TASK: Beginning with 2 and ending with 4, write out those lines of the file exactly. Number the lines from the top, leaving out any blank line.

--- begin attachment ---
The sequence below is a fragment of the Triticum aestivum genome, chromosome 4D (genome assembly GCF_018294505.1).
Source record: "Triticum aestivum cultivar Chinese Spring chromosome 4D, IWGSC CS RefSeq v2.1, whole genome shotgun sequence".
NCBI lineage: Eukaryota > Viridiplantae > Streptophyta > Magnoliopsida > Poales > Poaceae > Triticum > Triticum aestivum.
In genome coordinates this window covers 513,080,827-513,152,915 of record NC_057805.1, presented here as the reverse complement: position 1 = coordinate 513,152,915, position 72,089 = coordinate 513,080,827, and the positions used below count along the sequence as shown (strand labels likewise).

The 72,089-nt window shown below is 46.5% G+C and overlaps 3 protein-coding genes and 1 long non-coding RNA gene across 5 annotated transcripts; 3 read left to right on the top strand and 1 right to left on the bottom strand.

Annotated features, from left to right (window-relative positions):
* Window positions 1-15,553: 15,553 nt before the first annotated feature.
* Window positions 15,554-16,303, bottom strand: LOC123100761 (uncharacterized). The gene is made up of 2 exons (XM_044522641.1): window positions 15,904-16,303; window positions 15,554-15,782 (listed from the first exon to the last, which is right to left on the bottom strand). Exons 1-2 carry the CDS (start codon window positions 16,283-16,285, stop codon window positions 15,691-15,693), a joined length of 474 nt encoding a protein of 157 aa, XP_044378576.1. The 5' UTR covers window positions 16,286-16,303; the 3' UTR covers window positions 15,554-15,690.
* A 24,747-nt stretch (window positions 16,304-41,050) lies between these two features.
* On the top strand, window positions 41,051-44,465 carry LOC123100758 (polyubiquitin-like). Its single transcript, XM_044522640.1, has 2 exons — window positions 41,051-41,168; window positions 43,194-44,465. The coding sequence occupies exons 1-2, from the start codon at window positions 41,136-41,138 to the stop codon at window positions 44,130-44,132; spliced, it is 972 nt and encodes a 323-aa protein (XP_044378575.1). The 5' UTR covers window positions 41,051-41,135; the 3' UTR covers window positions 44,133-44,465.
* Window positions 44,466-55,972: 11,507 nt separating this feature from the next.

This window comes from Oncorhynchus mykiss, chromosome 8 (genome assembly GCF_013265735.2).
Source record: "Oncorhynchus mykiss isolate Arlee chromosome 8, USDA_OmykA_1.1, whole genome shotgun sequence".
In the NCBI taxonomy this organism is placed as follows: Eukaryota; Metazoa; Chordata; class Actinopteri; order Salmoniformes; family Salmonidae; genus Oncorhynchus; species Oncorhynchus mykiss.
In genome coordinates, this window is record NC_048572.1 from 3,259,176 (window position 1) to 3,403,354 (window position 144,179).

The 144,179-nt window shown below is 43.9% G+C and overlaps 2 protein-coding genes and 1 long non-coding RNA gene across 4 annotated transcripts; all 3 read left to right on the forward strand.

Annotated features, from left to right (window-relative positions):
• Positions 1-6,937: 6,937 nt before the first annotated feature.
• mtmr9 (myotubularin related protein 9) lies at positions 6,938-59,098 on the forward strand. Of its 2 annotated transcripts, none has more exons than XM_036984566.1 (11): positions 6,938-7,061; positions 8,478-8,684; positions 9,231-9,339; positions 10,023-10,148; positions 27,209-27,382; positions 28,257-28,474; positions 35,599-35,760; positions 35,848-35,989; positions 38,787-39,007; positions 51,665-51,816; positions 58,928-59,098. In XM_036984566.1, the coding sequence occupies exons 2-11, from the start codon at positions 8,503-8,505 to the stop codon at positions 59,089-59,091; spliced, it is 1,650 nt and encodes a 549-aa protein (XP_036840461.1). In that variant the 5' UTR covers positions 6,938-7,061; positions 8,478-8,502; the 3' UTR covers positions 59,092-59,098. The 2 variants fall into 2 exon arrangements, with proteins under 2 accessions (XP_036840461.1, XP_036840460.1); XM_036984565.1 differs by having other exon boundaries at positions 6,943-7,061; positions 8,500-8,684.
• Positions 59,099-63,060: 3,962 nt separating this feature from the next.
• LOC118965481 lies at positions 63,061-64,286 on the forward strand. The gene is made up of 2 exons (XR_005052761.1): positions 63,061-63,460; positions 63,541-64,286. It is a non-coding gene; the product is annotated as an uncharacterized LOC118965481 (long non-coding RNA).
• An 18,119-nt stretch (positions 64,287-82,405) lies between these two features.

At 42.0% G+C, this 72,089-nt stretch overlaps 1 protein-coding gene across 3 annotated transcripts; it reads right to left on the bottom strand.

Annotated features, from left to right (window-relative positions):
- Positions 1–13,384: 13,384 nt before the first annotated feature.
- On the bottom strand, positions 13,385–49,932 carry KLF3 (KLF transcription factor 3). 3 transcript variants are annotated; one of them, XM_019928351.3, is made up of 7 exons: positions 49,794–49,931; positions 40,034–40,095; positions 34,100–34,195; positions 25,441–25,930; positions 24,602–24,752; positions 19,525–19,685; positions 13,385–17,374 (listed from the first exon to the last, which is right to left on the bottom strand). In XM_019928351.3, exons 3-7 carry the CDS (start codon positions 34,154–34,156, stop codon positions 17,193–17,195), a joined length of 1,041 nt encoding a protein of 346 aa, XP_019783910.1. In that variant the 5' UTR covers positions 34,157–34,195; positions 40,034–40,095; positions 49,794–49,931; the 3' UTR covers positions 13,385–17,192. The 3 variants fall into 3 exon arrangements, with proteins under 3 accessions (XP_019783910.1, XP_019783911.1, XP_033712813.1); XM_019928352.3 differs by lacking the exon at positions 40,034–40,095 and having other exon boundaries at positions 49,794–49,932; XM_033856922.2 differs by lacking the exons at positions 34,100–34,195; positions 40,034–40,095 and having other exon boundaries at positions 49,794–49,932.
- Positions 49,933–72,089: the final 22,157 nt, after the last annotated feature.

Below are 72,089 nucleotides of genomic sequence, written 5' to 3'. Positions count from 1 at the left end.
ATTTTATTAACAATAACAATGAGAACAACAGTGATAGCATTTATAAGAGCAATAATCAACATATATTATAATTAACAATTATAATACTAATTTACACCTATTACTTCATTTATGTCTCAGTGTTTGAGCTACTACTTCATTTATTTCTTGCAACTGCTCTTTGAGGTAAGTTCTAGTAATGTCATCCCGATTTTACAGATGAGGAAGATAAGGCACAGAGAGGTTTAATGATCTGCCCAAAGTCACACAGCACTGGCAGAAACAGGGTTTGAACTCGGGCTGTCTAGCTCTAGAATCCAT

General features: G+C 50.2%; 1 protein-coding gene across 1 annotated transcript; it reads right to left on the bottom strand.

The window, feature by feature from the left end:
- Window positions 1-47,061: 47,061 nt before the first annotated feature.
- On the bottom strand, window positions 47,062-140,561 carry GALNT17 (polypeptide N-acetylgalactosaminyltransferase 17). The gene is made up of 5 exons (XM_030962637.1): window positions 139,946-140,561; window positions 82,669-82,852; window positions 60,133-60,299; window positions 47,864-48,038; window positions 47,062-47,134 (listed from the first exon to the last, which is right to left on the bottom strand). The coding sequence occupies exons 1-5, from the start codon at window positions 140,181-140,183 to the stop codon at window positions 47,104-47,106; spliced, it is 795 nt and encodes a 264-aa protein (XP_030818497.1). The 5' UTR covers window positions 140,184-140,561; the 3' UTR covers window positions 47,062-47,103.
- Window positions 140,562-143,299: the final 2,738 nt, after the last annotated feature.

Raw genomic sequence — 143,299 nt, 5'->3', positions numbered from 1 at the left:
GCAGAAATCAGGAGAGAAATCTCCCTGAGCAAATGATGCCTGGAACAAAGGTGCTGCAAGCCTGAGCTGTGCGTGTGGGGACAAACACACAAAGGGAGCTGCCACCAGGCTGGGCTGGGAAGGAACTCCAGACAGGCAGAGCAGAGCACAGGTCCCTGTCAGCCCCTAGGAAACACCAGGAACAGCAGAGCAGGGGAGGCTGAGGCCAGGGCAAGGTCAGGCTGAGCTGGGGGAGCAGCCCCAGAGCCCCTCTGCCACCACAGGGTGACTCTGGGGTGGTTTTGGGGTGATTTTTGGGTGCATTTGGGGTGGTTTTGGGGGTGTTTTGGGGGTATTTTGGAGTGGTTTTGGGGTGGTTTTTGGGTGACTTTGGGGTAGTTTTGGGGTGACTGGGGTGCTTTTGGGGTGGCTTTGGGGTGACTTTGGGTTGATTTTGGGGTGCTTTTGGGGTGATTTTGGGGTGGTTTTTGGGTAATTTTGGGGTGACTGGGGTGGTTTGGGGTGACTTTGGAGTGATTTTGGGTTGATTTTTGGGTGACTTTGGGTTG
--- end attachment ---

Source record: "Triticum aestivum cultivar Chinese Spring chromosome 4D, IWGSC CS RefSeq v2.1, whole genome shotgun sequence".
NCBI lineage: Eukaryota > Viridiplantae > Streptophyta > Magnoliopsida > Poales > Poaceae > Triticum > Triticum aestivum.
In genome coordinates this window covers 513,080,827-513,152,915 of record NC_057805.1, presented here as the reverse complement: position 1 = coordinate 513,152,915, position 72,089 = coordinate 513,080,827, and the positions used below count along the sequence as shown (strand labels likewise).